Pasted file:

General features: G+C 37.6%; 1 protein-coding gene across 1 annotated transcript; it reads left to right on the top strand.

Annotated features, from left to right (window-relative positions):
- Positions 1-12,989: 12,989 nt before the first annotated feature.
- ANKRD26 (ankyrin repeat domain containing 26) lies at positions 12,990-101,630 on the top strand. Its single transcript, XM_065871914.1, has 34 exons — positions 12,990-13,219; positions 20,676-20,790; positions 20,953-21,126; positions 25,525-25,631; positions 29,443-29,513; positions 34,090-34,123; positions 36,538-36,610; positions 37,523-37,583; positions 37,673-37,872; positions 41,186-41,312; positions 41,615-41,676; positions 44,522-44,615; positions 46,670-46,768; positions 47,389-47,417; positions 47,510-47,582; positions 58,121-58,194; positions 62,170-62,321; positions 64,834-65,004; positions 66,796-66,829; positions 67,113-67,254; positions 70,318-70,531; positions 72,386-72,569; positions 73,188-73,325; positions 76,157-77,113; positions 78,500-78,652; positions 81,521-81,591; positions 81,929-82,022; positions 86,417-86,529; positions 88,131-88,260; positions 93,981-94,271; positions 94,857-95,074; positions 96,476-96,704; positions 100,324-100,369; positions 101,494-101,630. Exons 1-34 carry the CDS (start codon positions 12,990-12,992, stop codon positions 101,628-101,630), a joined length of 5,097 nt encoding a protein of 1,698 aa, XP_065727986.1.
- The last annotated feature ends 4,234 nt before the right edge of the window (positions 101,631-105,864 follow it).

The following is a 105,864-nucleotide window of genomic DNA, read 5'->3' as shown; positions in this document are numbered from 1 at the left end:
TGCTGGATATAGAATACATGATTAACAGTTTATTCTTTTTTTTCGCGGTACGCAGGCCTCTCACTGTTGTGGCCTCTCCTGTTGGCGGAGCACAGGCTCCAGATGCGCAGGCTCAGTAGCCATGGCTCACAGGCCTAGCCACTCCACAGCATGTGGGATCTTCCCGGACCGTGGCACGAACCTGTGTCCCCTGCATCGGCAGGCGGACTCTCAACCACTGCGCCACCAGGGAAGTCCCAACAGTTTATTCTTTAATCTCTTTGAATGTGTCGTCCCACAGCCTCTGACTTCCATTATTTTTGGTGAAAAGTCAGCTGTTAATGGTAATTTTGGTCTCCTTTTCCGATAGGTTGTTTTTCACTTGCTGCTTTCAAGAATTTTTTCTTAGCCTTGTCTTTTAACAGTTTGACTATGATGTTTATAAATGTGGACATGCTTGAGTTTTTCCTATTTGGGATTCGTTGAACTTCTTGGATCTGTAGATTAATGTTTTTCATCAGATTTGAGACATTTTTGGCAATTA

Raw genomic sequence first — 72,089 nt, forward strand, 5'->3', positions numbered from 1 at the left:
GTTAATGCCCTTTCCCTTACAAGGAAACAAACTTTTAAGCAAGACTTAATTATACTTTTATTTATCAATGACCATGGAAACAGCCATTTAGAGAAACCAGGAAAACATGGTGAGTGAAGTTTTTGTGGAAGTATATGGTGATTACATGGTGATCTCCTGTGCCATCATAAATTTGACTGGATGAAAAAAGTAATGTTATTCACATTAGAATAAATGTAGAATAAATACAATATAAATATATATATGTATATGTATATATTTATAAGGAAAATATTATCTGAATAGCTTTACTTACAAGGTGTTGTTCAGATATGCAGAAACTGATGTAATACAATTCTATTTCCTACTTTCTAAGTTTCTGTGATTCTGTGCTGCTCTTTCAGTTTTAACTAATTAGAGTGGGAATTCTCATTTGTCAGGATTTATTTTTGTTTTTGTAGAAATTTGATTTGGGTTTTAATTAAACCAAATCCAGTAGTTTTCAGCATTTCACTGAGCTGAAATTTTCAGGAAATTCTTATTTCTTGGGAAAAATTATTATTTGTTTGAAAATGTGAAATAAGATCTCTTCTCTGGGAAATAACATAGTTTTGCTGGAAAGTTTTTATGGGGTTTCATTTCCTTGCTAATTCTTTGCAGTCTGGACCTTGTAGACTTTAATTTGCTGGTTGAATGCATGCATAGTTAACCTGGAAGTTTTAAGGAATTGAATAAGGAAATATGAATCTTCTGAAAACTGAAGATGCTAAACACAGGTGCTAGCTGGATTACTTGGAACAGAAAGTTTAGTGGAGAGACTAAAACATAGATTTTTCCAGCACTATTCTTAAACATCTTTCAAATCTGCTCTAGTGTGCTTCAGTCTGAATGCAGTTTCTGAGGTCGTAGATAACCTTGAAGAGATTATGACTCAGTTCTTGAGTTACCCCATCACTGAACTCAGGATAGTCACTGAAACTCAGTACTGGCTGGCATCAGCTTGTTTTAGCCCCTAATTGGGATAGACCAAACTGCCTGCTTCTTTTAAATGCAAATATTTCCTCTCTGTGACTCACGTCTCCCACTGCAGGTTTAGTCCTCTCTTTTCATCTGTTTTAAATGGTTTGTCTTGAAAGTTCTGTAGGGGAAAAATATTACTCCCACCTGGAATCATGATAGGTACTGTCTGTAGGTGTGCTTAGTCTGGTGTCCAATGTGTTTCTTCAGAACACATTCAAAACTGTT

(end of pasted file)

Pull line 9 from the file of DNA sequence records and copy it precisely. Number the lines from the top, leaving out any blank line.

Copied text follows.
GTTAATGCCCTTTCCCTTACAAGGAAACAAACTTTTAAGCAAGACTTAATTATACTTTTATTTATCAATGACCATGGAAACAGCCATTTAGAGAAACCAGGAAAACATGGTGAGTGAAGTTTTTGTGGAAGTATATGGTGATTACATGGTGATCTCCTGTGCCATCATAAATTTGACTGGATGAAAAAAGTAATGTTATTCACATTAGAATAAATGTAGAATAAATACAATATAAATATATATATGTATATGTATATATTTATAAGGAAAATATTATCTGAATAGCTTTACTTACAAGGTGTTGTTCAGATATGCAGAAACTGATGTAATACAATTCTATTTCCTACTTTCTAAGTTTCTGTGATTCTGTGCTGCTCTTTCAGTTTTAACTAATTAGAGTGGGAATTCTCATTTGTCAGGATTTATTTTTGTTTTTGTAGAAATTTGATTTGGGTTTTAATTAAACCAAATCCAGTAGTTTTCAGCATTTCACTGAGCTGAAATTTTCAGGAAATTCTTATTTCTTGGGAAAAATTATTATTTGTTTGAAAATGTGAAATAAGATCTCTTCTCTGGGAAATAACATAGTTTTGCTGGAAAGTTTTTATGGGGTTTCATTTCCTTGCTAATTCTTTGCAGTCTGGACCTTGTAGACTTTAATTTGCTGGTTGAATGCATGCATAGTTAACCTGGAAGTTTTAAGGAATTGAATAAGGAAATATGAATCTTCTGAAAACTGAAGATGCTAAACACAGGTGCTAGCTGGATTACTTGGAACAGAAAGTTTAGTGGAGAGACTAAAACATAGATTTTTCCAGCACTATTCTTAAACATCTTTCAAATCTGCTCTAGTGTGCTTCAGTCTGAATGCAGTTTCTGAGGTCGTAGATAACCTTGAAGAGATTATGACTCAGTTCTTGAGTTACCCCATCACTGAACTCAGGATAGTCACTGAAACTCAGTACTGGCTGGCATCAGCTTGTTTTAGCCCCTAATTGGGATAGACCAAACTGCCTGCTTCTTTTAAATGCAAATATTTCCTCTCTGTGACTCACGTCTCCCACTGCAGGTTTAGTCCTCTCTTTTCATCTGTTTTAAATGGTTTGTCTTGAAAGTTCTGTAGGGGAAAAATATTACTCCCACCTGGAATCATGATAGGTACTGTCTGTAGGTGTGCTTAGTCTGGTGTCCAATGTGTTTCTTCAGAACACATTCAAAACTGTT